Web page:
The seedcorn maggot – Deltia platura (Meigan), Diptera: Anthomiidae – is the larva of a fly. The gray adult is less than 1/4 inch in length and resembles a small slender housefly (Figure 1).
The small, headless, larvae are less than one-fourth of an inch long, and white to light yellow in color. The body is tapered toward the head end. There are no visible legs or head capsule (Figure 2).
The pupae are oval and orange (Figure 3). As they age, the pupae turn dark brown. Only the adult stage occurs aboveground.
Where they live
This insect occurs worldwide.
The seedcorn maggot has a wide host range. The related cabbage maggot Deltia radicum L. is limited to cruciferous crops.
In addition to feeding on decaying organic matter, the seedcorn maggot attacks the germinating seeds of corn, soybean, edible bean, melons and other large seeded crops belowground.
Onions, canola and many other diverse crops are also hosts.
In Minnesota, the seedcorn maggot overwinters as a pupa in the soil. There are at least two generations in Minnesota.
Pupa development occurs when spring soil temperatures are warmer than 3.9 degrees Celsius (39 degrees F). Adults emerge in late April to May.
You can use degree-day (DD) development models to predict the timing of fly activity. Fifty percent of the overwintering generation emerges as adults when 206 DD (3.9 degrees Celsius base) / 371 DD (39 degrees Fahrenheit base) have accumulated using 2-inch soil temperatures.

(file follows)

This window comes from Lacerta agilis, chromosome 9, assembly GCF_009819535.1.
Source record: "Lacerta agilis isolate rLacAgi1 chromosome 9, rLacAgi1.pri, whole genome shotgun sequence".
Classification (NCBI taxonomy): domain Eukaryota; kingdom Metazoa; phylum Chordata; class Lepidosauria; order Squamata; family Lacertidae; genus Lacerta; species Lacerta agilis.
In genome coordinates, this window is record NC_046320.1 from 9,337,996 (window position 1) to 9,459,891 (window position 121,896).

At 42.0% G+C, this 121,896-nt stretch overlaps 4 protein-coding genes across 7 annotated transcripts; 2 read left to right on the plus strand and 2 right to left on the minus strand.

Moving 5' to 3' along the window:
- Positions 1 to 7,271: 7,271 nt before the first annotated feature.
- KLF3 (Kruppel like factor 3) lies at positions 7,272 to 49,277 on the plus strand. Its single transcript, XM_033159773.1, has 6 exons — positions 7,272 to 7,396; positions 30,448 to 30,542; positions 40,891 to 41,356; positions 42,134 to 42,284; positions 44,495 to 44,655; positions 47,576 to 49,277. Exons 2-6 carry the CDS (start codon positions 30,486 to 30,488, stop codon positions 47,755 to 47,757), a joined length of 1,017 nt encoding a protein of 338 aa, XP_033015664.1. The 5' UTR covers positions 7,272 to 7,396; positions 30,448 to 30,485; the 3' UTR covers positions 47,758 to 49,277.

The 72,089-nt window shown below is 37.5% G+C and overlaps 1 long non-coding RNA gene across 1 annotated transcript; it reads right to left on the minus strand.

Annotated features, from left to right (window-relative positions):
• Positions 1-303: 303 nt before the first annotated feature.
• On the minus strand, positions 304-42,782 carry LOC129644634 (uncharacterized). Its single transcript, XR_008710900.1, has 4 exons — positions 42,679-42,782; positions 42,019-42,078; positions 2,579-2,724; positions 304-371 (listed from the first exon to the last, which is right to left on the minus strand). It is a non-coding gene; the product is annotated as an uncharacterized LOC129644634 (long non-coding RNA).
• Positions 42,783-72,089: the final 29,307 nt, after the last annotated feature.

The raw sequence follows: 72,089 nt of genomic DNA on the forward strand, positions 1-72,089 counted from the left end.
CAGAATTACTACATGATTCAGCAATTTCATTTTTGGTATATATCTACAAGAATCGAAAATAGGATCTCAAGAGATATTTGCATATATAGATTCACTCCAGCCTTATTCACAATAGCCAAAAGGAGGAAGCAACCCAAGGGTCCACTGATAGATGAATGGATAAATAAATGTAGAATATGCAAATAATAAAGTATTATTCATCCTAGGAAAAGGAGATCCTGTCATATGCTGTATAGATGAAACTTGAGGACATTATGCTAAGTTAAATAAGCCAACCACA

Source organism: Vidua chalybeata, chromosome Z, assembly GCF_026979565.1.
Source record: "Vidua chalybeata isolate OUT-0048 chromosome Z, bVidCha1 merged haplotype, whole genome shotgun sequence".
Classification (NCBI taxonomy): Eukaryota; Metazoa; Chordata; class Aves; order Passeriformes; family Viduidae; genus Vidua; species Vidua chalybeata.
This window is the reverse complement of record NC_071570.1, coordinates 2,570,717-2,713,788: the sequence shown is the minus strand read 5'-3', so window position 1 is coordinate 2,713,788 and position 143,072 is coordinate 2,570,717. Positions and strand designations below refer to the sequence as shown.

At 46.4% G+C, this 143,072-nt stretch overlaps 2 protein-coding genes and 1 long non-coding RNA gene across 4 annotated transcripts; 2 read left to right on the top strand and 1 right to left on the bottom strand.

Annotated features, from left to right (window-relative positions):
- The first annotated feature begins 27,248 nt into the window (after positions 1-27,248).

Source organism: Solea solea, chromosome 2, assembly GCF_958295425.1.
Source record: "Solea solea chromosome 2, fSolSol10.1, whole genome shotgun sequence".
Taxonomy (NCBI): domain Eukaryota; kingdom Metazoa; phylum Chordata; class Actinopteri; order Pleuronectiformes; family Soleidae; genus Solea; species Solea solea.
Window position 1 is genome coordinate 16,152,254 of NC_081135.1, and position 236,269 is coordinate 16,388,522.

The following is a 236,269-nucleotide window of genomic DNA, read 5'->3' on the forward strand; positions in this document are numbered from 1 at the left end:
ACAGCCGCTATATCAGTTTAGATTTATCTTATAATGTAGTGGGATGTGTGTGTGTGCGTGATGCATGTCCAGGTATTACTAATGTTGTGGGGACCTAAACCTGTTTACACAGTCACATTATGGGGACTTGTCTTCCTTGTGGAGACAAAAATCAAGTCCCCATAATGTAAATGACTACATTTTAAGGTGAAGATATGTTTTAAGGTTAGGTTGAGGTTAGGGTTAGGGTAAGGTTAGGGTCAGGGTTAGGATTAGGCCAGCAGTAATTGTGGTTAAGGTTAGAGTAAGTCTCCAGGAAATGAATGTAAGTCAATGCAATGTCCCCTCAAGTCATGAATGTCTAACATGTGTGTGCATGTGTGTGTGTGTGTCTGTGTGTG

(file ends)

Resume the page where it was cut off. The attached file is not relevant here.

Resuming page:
Adults are attracted to newly tilled fields and decaying organic matter. Eggs are laid in moist soil.
Fields at highest risk of damage are those with heavy applications of solid livestock manure and where a green manure (including heavy weed infestations and live cover crops) has been incorporated.
Natural enemies of the seed corn maggot include:
You’ve probably seen small flies that have died on tall plant foliage. These are often seedcorn maggot adults that have been killed by a fungus.
Damage from this insect is often worse when crop emergence is slow.
Feeding injury results in seedling injury and stand loss. Corn seed and seedlings can be heavily infested, reducing the stand. However, field corn stand losses can be lower than in other crops.
This is because of the seedling’s structure and because corn is often planted before flies are active.
The maggots have weak, hook-like mouthparts and can attack corn seeds only after they’ve been softened by water uptake. In corn, the endosperm is usually attacked and some tunneling in belowground tissues may occur.